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Kansas Citizens Don't Believe In Science, File Complaint in Fed Ct.

By Gabriella Khorasanee, JD on October 04, 2013 | Last updated on March 21, 2019

While we thought the problems that existed between Galileo and the Pope were long gone, we are still faced with the same division between science and religion.

Yes, the Technologist Blog is supposed to talk about technological advancements as they relate to the law, or make the legal profession more efficient, but now Kansas has flipped the switch and sent us back to Bizarro World with its new lawsuit.

Next Generation Science Standards

The Next Generation Science Standards ("NGSS") are a set of education science standards set to enhance the quality of science education among American students, according to Ars Technica. To date, seven states have adopted the standards, including Kansas and Kentucky, amidst public religious outcry about the standards including content on climate change and evolution.

The Complaint

Last week, students, parents and taxpayers filed a complaint in U.S. District Court for the District of Kansas, claiming (quite creatively) that adopting the NGSS will effectually cause "Kansas public schools to establish and endorse a non-theistic religious worldview ... in violation of the Establishment, Free Exercise, and Speech Clauses of the First Amendment, and the Equal Protection Clauses of the Fourteenth Amendment."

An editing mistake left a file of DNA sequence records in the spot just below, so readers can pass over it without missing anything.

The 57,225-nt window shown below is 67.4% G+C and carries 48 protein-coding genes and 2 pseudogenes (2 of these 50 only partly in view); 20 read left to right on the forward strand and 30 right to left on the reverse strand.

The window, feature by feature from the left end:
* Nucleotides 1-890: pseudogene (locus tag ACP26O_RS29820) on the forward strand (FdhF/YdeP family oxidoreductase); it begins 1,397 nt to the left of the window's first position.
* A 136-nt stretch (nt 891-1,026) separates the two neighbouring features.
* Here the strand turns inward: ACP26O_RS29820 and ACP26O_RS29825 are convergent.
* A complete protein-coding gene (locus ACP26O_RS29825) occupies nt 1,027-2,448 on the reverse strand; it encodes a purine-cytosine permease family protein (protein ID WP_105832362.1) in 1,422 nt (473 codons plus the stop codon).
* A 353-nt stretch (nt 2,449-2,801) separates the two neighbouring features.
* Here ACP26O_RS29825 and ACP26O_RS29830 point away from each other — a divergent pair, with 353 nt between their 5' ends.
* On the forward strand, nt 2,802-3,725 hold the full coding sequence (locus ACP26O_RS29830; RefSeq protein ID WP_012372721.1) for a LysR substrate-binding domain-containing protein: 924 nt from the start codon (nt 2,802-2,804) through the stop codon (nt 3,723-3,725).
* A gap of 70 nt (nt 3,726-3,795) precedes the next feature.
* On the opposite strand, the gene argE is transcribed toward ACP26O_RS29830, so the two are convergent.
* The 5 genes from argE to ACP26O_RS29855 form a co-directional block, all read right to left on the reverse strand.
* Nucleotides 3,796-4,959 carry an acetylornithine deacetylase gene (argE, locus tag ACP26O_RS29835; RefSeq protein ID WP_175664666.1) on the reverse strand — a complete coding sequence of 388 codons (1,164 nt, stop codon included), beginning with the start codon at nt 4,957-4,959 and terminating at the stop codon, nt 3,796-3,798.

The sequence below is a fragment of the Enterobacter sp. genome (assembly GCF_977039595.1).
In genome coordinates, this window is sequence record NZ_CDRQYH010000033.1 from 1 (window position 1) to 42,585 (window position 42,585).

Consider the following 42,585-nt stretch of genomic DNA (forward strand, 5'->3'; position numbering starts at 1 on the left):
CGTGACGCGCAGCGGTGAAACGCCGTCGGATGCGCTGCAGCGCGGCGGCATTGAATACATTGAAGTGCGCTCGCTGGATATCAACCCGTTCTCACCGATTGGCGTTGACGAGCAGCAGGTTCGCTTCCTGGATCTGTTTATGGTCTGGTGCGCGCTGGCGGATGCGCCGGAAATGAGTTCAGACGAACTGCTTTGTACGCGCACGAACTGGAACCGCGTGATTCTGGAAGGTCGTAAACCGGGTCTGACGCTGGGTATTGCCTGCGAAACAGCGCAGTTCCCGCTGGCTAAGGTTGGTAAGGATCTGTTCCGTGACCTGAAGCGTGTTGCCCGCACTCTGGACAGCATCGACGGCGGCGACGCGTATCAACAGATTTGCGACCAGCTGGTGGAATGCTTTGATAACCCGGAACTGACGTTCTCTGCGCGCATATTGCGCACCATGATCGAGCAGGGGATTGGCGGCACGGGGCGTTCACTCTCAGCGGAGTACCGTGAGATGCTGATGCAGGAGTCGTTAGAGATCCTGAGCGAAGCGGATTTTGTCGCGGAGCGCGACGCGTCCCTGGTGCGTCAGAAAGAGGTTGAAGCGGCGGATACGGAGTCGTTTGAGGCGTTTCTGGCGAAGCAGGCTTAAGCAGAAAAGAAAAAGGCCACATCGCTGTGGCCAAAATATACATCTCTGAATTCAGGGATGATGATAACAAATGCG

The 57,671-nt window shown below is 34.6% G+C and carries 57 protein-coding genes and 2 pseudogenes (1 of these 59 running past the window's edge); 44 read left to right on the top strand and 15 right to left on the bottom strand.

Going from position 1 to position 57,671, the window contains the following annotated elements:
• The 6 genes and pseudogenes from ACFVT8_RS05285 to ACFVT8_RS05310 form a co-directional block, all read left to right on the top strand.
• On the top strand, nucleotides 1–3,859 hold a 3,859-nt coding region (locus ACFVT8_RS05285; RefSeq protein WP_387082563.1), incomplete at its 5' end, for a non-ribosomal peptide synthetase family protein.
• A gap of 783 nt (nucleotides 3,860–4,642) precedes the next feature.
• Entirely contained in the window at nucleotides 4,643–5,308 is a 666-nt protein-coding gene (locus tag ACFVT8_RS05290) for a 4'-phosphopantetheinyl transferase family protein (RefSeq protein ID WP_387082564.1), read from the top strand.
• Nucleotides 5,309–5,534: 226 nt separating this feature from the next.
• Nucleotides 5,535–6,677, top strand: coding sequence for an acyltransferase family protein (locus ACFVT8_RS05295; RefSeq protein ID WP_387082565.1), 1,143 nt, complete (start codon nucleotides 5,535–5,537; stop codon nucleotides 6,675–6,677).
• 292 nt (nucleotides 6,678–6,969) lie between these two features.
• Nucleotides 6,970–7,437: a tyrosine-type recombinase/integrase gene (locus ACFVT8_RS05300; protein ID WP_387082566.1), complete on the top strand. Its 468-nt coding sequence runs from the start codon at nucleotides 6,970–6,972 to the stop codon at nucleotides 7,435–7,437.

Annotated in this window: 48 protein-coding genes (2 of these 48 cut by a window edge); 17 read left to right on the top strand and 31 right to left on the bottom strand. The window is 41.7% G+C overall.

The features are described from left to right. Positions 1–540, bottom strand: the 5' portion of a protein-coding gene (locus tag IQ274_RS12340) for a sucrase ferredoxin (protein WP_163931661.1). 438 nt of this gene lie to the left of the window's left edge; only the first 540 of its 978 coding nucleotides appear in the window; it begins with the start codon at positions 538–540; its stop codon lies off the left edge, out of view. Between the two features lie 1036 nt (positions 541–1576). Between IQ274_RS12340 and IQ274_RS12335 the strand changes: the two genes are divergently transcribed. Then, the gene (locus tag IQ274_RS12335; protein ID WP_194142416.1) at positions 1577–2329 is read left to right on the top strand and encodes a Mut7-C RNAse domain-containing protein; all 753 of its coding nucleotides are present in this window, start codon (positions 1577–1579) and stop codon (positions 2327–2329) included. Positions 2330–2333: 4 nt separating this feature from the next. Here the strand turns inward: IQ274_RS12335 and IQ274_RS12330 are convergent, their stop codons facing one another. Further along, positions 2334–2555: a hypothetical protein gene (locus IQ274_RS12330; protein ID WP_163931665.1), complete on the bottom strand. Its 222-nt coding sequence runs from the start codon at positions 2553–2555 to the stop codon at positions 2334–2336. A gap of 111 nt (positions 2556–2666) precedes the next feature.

The complaint goes on to state that by imposing standards, the state is, from the beginning of kindergarten, taking children "into the religious sphere by leading them to ask ultimate religious questions like what is the cause of nature of life and the universe." The main thrust of their argument is that teaching evolution is essentially a religious question, and the state is imposing a "religion" of sorts of methodological naturalism. In effect, the plaintiffs would like to teach their kids about "miracles" as "science" to give them an objective education.

Kitzmiller v. Dover Area School District

In Kitzmiller v. Dover Area School District, a group of parents successfully challenged the teaching of intelligent design in school. The court held that intelligent design is inherently religious, and enjoined the school district from teaching intelligent design "[t]o preserve the separation of church and state mandated by the Establishment Clause of the First Amendment to the United States Constitution."

Dover was the first and only case to discuss the concept of intelligent design, and though in a different district, may have an influence in the Kansas case. Courts are unlikely to view established science as a "religious worldwiew" as the plaintiffs categorize it. Regardless, we'll have to wait and see how this litigation progresses. It will likely not be the first of its kind regarding the NGSS.

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